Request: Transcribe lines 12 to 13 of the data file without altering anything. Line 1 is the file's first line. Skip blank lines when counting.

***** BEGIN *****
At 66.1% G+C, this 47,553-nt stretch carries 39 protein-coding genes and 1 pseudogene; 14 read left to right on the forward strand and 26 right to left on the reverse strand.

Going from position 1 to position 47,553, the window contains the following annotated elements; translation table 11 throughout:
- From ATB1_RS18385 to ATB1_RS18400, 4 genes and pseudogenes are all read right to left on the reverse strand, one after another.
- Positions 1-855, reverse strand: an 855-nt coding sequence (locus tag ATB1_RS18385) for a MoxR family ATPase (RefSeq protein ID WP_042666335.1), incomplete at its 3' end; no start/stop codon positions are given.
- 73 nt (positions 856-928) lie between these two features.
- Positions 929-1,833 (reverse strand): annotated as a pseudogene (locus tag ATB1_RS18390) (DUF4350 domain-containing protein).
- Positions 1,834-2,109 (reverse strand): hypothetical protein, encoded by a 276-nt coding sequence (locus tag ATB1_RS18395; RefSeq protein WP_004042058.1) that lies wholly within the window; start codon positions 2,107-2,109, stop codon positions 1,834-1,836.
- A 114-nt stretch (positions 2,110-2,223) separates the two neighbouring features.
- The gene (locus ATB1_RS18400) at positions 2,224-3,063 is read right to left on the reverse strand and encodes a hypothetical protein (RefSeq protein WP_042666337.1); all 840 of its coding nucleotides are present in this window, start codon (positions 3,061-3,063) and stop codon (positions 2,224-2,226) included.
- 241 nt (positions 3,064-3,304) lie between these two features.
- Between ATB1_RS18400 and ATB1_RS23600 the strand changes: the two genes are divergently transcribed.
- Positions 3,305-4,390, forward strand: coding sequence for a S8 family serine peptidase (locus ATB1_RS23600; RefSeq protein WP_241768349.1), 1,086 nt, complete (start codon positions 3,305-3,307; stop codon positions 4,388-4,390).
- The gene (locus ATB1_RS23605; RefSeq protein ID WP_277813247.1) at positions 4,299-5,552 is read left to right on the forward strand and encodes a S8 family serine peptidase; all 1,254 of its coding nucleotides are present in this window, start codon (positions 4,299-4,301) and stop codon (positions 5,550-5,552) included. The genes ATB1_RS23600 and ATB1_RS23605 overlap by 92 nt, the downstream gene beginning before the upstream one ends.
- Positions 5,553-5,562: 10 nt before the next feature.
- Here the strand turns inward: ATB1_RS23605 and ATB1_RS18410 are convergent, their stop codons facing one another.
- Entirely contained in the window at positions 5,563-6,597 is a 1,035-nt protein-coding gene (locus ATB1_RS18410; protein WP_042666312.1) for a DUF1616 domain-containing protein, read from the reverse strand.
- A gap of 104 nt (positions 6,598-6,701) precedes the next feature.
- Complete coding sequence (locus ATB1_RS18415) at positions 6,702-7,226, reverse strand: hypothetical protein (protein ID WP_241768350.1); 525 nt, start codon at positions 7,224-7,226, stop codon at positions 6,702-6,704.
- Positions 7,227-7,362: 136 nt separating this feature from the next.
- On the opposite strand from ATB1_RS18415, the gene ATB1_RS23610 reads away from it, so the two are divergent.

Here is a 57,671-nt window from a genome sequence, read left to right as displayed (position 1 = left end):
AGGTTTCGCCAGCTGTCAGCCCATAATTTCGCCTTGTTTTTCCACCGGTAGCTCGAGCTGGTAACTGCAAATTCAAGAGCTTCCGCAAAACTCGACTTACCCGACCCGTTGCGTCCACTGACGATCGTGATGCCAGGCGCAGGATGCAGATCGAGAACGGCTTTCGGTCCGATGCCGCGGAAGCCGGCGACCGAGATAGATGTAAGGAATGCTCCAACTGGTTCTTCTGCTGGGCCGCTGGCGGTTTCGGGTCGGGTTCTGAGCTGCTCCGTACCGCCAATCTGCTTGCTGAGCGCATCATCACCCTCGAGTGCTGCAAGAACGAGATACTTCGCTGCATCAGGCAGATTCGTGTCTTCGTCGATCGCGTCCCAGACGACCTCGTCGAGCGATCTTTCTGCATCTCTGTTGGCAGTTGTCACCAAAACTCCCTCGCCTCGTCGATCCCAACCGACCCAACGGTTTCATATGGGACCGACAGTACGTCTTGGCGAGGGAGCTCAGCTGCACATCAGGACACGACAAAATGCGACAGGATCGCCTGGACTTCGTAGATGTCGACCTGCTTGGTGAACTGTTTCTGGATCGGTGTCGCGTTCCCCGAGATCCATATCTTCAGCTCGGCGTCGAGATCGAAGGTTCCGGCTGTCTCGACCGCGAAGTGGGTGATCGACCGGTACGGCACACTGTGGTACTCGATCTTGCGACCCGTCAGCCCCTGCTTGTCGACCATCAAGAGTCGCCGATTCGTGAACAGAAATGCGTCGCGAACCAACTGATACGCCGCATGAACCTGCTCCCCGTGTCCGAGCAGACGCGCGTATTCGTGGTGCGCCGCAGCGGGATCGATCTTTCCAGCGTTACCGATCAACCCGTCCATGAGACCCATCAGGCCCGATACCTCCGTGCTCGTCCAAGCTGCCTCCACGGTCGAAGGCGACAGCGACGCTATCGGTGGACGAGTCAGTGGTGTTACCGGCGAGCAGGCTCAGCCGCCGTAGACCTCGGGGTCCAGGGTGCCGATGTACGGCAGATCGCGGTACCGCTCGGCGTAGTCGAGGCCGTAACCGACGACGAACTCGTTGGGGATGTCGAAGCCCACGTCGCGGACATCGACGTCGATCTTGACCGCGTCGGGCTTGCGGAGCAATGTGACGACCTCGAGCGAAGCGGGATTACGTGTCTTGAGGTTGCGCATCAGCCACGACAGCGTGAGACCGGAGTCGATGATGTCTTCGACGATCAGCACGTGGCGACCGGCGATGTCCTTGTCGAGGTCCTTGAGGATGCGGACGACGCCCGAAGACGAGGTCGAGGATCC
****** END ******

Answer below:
- Positions 3,305-4,390, forward strand: coding sequence for a S8 family serine peptidase (locus ATB1_RS23600; RefSeq protein WP_241768349.1), 1,086 nt, complete (start codon positions 3,305-3,307; stop codon positions 4,388-4,390).
- The gene (locus ATB1_RS23605; RefSeq protein ID WP_277813247.1) at positions 4,299-5,552 is read left to right on the forward strand and encodes a S8 family serine peptidase; all 1,254 of its coding nucleotides are present in this window, start codon (positions 4,299-4,301) and stop codon (positions 5,550-5,552) included. The genes ATB1_RS23600 and ATB1_RS23605 overlap by 92 nt, the downstream gene beginning before the upstream one ends.